Separation anxiety isn’t just for kids. Believe me, I know how hard it is to leave your little one when your protective mothering instincts are in hyper drive. However, the occasional break can be absolutely liberating. Getting away gives you a chance to remember who you are without a baby on your hip and unwind in the process.
If you’re approaching your very first time leaving baby with a sitter, start small with an afternoon of shopping or an evening date night. Once you’ve grown comfortable with that—and realized baby can survive a few hours away from you—consider working up to a weekend trip. We promise, you’ll return a rejuvenated mama!
Because those first baby steps away can be daunting, we’ve rounded up a few tips to help you prepare.
1| Choose someone you trust
This is No. 1 for a reason. Leaving baby behind is going to give you a bit of anxiety no matter what, but when you know you can count on your sitter, you’re going to breathe a heck of a lot easier.
Personally, I’ll turn to family or friends before hiring a lesser known assistant. My A-list babysitters (particularly for overnight care) are my mom-friends who share my parenting style—relaxed, loving and just a tad neurotic. My own mom is at the tippity-top of the list because I know she’ll watch over my kids at least as well as I would, and she’ll be strin- gent about safety.
If you don’t have friends or family you can ask to lend a hand, do ask them for babysitter recommendations. Word of mouth is often the best way to find a reliable hire. You may also consider a childcare provider your baby already knows from your day care, church or gym. It’s totally acceptable to invite your sitter over for a meet-and-greet before scheduling an official session. This gives you a chance to get to know your would-be sitter, introduce her to baby and see how they interact with each other.
2| Know the environment
Is your hire coming to you? Fabulous! Although baby may wake up to an unfamiliar face, his surroundings will be the usual. Give your sitter a tour of the terrain, pointing out diaper caches and warning about any babyproofed areas (i.e., keeping a crawler away from cords and cleaning supplies). Make sure she knows how to operate gear, too—highchair, car seat and stroller included.
If baby is boarding elsewhere, such as at a friend’s house, controlling the environment will be trickier. Talk through where your little one will sleep, eat and play, and forewarn your friend of any potential threats, like stairs or choking hazards. It is possible to be picky about baby’s well-being while simultaneously expressing gratitude for the favor your friend is extending; it’s a balancing act, but a good friend will get it!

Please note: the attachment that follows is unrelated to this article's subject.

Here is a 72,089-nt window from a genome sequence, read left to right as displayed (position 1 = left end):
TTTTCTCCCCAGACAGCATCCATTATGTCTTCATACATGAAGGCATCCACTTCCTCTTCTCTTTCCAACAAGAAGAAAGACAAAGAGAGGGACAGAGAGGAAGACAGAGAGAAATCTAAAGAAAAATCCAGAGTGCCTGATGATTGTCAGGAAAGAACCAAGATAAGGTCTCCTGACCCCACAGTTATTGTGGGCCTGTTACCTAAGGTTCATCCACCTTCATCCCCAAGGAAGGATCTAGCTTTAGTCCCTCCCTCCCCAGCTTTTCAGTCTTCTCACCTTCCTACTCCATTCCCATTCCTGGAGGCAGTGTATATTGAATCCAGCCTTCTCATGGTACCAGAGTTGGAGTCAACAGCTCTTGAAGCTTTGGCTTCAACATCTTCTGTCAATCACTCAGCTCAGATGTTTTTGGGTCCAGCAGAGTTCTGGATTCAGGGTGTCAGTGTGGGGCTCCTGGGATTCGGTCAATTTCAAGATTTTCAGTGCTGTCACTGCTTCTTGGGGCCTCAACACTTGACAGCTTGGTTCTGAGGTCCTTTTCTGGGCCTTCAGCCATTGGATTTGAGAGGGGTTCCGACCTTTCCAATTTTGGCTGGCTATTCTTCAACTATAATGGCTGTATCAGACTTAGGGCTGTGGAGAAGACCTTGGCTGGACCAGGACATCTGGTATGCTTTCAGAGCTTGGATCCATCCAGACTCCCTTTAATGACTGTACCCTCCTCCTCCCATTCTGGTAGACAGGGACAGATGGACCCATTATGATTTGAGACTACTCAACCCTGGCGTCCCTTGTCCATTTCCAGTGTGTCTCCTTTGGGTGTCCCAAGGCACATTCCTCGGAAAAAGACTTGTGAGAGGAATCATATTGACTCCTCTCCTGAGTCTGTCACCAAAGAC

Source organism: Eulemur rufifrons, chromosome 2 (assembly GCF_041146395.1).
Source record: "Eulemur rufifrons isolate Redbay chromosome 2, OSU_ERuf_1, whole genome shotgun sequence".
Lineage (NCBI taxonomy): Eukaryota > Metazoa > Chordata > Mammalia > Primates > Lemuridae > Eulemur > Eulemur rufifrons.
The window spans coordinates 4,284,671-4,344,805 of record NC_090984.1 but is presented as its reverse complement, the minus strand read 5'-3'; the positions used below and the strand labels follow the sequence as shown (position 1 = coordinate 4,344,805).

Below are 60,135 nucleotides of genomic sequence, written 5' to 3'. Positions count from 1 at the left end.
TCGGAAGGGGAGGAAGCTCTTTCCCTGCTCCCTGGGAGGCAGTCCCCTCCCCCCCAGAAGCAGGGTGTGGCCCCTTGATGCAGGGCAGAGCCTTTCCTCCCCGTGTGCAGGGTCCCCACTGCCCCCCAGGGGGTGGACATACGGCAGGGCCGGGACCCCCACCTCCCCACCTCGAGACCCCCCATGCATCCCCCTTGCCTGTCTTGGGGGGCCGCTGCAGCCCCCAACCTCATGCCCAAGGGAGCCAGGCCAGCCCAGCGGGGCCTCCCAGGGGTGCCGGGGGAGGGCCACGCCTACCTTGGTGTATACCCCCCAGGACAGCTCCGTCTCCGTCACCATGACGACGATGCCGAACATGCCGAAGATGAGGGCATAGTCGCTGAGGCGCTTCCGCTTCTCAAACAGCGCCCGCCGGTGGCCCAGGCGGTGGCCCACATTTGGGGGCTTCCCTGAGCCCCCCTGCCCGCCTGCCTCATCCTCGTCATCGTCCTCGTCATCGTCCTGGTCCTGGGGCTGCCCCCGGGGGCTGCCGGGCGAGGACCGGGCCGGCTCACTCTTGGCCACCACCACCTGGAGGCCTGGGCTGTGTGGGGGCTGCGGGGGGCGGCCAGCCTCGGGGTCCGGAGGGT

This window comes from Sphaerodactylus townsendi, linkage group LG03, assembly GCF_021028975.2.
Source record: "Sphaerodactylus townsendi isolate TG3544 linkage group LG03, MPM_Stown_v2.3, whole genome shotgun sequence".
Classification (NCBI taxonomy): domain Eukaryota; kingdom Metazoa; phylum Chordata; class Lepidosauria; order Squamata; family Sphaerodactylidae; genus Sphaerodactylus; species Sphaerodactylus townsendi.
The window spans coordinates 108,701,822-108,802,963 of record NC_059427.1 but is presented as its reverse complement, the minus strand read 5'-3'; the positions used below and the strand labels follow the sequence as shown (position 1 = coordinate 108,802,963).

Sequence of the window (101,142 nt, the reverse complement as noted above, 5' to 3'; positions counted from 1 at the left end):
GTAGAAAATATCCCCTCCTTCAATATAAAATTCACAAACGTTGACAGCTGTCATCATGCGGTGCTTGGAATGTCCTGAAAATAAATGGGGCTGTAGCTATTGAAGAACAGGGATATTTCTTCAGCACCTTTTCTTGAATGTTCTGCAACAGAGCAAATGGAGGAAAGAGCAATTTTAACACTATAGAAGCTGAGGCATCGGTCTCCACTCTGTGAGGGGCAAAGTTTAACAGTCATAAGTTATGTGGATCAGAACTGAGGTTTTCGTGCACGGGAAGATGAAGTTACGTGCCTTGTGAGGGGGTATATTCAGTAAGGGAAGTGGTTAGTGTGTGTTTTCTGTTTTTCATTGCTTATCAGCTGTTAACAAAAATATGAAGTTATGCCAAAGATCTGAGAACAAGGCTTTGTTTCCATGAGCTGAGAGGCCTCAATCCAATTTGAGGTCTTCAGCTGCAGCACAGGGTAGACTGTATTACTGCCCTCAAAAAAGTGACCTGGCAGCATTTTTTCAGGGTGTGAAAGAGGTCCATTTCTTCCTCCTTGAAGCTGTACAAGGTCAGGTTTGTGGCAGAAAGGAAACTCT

3| Leave instructions
An afternoon spa trip might require only a few notes of instruction, while a weekend away could necessitate a lengthier document. Leave as much detail as you need to feel comfortable. (When it comes to safety, no amount of instruction is too much, really!) But if you find yourself leaving needlessly nit-picky notes about which color baby should be wearing and how his hair should be styled, you might be micromanaging just a tad.
What does your sitter really need to know? Contact and emergency basics come first: Leave your phone number, two emergency numbers, doctor and hospital preferences, and health insurance info in case you can’t be reached. Provide at least general details about where you will be and when.
Next, note baby’s typical daily schedule. When does he nap? What time does he wake up? Once awake, will he need a diaper change and a bottle right away? Leave approximate times. Even if baby’s schedule shifts a bit while you’re gone, it will give your sitter a framework to aim for.
Also note any comfort strategies that could help your baby to calm down, get to sleep or transition throughout the day. If he has a favorite pacifier, blanket or lullaby, your sitter needs to know! Show her how baby likes to be held, too. She’ll be glad to have the tools she needs when your wee one is fussy.
Give detailed instructions about feeding, bathing and diapering. Let your caregiver know where to find all the necessities. You might also include a few “do’s-don’ts”—don’t give baby anything to drink besides your stored breast milk, for example.
4| Check in, then chill out!
Will your sitter think you’re paranoid if you call to check on baby every hour? Probably, yes. But you’re allowed! In fact, you may want to warn her in advance: This is your first time going out without baby, and you might call a lot just to check in.
If your sitter doesn’t answer the phone or respond to texts immediately, try not to assume the worst. Give her a minute because, most likely, everything is totally fine.
Once you’ve checked in and received the reassurance that all is well, allow yourself to relax. You love baby and want the very best for him—doesn’t he deserve a rested, refreshed mama? You will be your happiest, healthiest self when you work in some time to experience adventure, decompress, let loose, or simply sit still and enjoy the peace and quiet! Taking care of yourself, mentally and physically, should top your list of priorities. Claiming this balance between personhood and parenthood will help you to become the well-rounded woman baby needs as his role model. Plus, a little time away will make you appreciate baby that much more when you return!